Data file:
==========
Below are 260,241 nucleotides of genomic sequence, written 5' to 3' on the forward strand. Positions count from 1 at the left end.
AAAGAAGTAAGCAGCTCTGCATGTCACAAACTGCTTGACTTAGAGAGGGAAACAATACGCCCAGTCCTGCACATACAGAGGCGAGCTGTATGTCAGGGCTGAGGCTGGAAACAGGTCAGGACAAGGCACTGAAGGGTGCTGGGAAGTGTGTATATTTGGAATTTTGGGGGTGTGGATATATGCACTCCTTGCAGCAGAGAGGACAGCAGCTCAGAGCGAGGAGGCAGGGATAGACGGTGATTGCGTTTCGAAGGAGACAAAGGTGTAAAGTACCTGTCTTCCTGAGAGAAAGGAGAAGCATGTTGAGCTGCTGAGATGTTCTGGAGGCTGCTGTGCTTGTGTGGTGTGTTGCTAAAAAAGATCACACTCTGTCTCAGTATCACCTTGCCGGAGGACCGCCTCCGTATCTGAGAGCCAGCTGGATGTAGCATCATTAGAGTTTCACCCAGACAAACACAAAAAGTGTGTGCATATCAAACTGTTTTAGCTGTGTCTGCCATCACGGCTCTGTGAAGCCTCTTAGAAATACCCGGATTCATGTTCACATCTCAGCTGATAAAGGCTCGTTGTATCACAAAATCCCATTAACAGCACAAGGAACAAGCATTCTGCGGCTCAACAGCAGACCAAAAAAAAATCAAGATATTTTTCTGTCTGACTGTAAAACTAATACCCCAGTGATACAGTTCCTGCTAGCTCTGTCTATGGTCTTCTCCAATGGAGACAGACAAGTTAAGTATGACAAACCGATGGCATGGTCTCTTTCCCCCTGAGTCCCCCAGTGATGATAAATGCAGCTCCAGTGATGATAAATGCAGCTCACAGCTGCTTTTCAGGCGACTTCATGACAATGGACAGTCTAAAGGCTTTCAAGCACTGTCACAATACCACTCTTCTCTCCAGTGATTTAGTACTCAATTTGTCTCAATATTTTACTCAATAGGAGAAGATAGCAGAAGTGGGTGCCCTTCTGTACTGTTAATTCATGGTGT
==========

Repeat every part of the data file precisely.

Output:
Below are 260,241 nucleotides of genomic sequence, written 5' to 3' on the forward strand. Positions count from 1 at the left end.
AAAGAAGTAAGCAGCTCTGCATGTCACAAACTGCTTGACTTAGAGAGGGAAACAATACGCCCAGTCCTGCACATACAGAGGCGAGCTGTATGTCAGGGCTGAGGCTGGAAACAGGTCAGGACAAGGCACTGAAGGGTGCTGGGAAGTGTGTATATTTGGAATTTTGGGGGTGTGGATATATGCACTCCTTGCAGCAGAGAGGACAGCAGCTCAGAGCGAGGAGGCAGGGATAGACGGTGATTGCGTTTCGAAGGAGACAAAGGTGTAAAGTACCTGTCTTCCTGAGAGAAAGGAGAAGCATGTTGAGCTGCTGAGATGTTCTGGAGGCTGCTGTGCTTGTGTGGTGTGTTGCTAAAAAAGATCACACTCTGTCTCAGTATCACCTTGCCGGAGGACCGCCTCCGTATCTGAGAGCCAGCTGGATGTAGCATCATTAGAGTTTCACCCAGACAAACACAAAAAGTGTGTGCATATCAAACTGTTTTAGCTGTGTCTGCCATCACGGCTCTGTGAAGCCTCTTAGAAATACCCGGATTCATGTTCACATCTCAGCTGATAAAGGCTCGTTGTATCACAAAATCCCATTAACAGCACAAGGAACAAGCATTCTGCGGCTCAACAGCAGACCAAAAAAAAATCAAGATATTTTTCTGTCTGACTGTAAAACTAATACCCCAGTGATACAGTTCCTGCTAGCTCTGTCTATGGTCTTCTCCAATGGAGACAGACAAGTTAAGTATGACAAACCGATGGCATGGTCTCTTTCCCCCTGAGTCCCCCAGTGATGATAAATGCAGCTCCAGTGATGATAAATGCAGCTCACAGCTGCTTTTCAGGCGACTTCATGACAATGGACAGTCTAAAGGCTTTCAAGCACTGTCACAATACCACTCTTCTCTCCAGTGATTTAGTACTCAATTTGTCTCAATATTTTACTCAATAGGAGAAGATAGCAGAAGTGGGTGCCCTTCTGTACTGTTAATTCATGGTGT